Meanwhile, the big market mover yesterday was a speech by the head of the US Federal Reserve, Ben Bernanke who worried traders and investors with a comment that the US budget deficit was a “real and growing threat” to US economic stability and that current and future governments would have to make some tough decisions to rein in the deficit. Obviously pressure on China to allow its currency to strengthen and the President’s declared aim to double US exports are all part of that process but at $1.4 trillion in the year to September, no one could deny that the current budget deficit should be a worry to US policy makers. The US Dollar didn’t weaken on the comments as you might imagine it should but profit taking and uncertainty appear to have been behind an afternoon of US Dollar strength. The move was well within recent ranges though so this could not yet be considered a directional shift in the US Dollar’s fortunes.


The Euro had a bad day at the office in spite of an improvement in one consumer confidence index and China stating that it would increase the level of Euros within its reserves. What weighed on the Euro was news that the European Central Bank had sharply increased its purchase of bonds and Ireland downgraded its growth forecasts for the next couple of years. With the positive approach to the US Dollar and profit taking on recent Euro strength, a dip in the Euro’s value was inevitable and that’s just what we got. Only time will tell if today’s rash of European Purchasing Managers Indices will alter that pattern but it does look like we will have a volatile morning session.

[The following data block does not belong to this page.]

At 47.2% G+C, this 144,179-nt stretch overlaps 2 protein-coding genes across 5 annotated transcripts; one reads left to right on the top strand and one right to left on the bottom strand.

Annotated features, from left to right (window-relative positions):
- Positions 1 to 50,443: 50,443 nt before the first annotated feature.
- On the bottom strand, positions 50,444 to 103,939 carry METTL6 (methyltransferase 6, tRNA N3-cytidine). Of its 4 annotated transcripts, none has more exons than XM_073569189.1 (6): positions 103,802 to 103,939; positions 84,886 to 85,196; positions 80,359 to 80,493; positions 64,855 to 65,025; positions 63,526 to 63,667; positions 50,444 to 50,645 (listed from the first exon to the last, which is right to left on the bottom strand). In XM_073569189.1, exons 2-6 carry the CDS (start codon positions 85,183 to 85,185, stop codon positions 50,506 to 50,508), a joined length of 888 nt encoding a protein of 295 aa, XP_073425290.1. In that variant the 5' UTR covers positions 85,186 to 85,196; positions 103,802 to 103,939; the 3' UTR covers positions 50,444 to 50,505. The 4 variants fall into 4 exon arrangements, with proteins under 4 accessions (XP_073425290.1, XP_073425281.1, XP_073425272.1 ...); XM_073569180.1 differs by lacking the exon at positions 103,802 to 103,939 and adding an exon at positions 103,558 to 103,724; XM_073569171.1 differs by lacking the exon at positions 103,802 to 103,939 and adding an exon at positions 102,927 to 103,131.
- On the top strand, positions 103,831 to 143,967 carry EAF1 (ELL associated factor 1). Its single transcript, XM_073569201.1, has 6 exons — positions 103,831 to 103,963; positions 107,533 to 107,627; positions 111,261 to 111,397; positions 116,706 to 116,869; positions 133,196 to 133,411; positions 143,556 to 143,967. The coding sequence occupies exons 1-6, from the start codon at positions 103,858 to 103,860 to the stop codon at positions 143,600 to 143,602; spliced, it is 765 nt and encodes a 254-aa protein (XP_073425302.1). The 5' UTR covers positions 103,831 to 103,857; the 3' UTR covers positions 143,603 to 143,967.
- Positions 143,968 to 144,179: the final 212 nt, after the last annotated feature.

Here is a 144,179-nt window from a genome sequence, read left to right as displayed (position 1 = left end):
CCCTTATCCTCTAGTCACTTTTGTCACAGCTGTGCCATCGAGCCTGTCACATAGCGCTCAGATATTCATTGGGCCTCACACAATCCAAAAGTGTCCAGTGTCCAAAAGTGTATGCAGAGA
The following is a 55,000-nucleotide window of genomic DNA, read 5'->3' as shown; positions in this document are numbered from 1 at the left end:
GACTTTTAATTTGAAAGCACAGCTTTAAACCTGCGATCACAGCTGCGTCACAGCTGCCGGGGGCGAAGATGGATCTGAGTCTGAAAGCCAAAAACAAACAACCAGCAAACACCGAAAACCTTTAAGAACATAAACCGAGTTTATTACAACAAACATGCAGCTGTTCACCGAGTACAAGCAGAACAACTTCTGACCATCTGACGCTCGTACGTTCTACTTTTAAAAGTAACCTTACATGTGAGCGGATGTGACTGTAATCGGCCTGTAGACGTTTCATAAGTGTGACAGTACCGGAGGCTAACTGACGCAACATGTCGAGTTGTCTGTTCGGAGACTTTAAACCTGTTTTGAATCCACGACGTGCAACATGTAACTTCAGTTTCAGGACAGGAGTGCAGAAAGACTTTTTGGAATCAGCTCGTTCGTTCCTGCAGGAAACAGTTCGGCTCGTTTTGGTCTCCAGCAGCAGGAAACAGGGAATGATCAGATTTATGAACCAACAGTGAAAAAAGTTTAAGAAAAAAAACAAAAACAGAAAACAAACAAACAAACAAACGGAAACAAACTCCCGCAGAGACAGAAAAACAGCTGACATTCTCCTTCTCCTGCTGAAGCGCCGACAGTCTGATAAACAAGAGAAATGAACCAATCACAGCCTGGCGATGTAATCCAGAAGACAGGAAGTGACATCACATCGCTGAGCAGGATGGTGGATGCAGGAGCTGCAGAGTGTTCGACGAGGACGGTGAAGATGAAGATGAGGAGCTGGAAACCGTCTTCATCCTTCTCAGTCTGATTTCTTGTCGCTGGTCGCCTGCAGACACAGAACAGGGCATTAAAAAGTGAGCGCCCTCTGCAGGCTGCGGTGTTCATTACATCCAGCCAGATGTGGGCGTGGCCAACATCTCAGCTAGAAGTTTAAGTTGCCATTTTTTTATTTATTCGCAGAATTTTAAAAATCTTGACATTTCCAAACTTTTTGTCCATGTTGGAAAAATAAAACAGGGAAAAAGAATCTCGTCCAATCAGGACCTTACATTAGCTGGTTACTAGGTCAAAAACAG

Aside from the government’s declared intention to cut child benefit for higher tax rate payers, the Pound was in quite bullish mood for most of the day. Weakness in the Euro yesterday and in the Australian Dollar overnight and strength in the US Dollar throughout that period were enough to add support to the Pound even as little data came from the UK side of things. Today is also a little light on the UK side of the equation with only the Purchasing Managers Index and the balance of reserve holdings news due to assail us.


Elsewhere, the Canadian Dollar had been doing rather well lately prompted by a sequence of positive Canadian economic reports but trader and analysts are just now starting to realise that if the US economy is looking suspect and America is the buyer of 70% of Canada’s exports, then that is bad for Canada and the Canadian Dollar. All the good news must now be priced into the value of the CAD so we ought to expect a period of Canadian Dollar weakness.


And in New Zealand, fewer companies are optimistic about the future. In a quarterly survey which asks about expectations over the next 6 months, just 6% of companies polled said they were optimistic compared to 18% last quarter. This plus the fact that NZ interest rates are expected to be on hold for some considerable time, the NZ Dollar is likely to come under pressure in the weeks and months ahead. That’s great news for those importing from or migrating to New Zealand.


And finally, as if corked wine wasn’t bad enough, a woman in Leicestershire poured herself a glass of Moscatel de Valencia and found it was ‘frogged’. To be more precise, she claims a small frog fell out into the glass. The wine is from Spain before you think of the obvious joke but the upset stomach the lady suffered was definitely home grown. The supermarket which sold her the bottle is investigating.